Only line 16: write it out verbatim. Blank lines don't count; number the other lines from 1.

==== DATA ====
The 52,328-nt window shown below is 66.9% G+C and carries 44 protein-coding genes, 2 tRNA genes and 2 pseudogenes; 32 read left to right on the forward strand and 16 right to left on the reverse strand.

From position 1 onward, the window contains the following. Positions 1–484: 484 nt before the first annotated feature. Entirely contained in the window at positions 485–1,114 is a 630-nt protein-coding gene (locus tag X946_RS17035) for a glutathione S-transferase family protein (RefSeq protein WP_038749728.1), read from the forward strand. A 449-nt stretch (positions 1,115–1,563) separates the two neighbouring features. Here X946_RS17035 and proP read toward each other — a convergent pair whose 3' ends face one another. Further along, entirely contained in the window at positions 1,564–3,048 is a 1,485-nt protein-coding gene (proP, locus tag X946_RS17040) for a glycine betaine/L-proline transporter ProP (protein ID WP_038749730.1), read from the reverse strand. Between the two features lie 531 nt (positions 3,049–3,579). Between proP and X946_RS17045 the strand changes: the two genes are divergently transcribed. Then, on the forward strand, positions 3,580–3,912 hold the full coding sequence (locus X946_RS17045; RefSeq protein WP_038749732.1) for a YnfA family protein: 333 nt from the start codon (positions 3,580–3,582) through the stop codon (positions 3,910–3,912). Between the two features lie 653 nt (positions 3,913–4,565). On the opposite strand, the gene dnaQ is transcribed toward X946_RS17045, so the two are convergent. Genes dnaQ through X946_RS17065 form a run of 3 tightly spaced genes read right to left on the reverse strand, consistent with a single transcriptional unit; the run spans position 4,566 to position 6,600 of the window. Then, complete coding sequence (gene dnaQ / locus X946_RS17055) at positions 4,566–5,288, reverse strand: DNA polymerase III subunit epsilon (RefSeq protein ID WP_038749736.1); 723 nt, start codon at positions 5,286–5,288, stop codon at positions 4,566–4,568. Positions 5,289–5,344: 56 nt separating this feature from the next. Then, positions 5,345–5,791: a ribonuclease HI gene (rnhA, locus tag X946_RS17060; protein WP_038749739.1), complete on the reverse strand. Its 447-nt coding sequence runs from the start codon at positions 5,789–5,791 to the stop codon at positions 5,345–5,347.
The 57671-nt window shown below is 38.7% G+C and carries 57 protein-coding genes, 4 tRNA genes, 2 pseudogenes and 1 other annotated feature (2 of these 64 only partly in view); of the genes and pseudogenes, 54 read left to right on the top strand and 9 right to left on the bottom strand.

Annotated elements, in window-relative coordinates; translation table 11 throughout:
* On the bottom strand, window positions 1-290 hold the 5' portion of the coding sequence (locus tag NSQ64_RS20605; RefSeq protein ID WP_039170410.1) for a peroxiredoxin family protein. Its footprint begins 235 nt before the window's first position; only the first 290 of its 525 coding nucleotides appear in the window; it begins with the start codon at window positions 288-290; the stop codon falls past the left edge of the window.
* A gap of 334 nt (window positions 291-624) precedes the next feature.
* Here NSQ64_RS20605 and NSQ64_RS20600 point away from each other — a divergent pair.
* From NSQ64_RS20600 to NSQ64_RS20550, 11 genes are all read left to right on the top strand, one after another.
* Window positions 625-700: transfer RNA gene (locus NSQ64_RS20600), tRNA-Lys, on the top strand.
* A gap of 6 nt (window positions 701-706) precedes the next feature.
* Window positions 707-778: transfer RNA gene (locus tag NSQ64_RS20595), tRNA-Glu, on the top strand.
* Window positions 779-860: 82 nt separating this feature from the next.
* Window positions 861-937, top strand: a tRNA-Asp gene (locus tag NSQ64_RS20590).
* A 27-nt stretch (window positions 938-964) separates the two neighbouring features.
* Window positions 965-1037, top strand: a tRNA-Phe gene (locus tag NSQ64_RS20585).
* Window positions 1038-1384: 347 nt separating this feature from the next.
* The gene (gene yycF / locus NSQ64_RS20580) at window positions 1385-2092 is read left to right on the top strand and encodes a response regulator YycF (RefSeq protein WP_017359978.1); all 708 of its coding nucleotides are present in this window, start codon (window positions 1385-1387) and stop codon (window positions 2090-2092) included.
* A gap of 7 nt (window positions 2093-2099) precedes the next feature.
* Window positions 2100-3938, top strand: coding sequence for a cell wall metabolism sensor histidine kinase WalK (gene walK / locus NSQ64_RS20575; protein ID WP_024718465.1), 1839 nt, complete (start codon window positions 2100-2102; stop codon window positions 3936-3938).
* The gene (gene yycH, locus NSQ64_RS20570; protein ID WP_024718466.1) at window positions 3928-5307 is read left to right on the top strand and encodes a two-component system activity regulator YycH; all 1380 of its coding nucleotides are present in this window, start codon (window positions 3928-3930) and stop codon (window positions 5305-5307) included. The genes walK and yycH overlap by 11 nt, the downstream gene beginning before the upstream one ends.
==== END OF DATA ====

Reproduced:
* Window positions 1038-1384: 347 nt separating this feature from the next.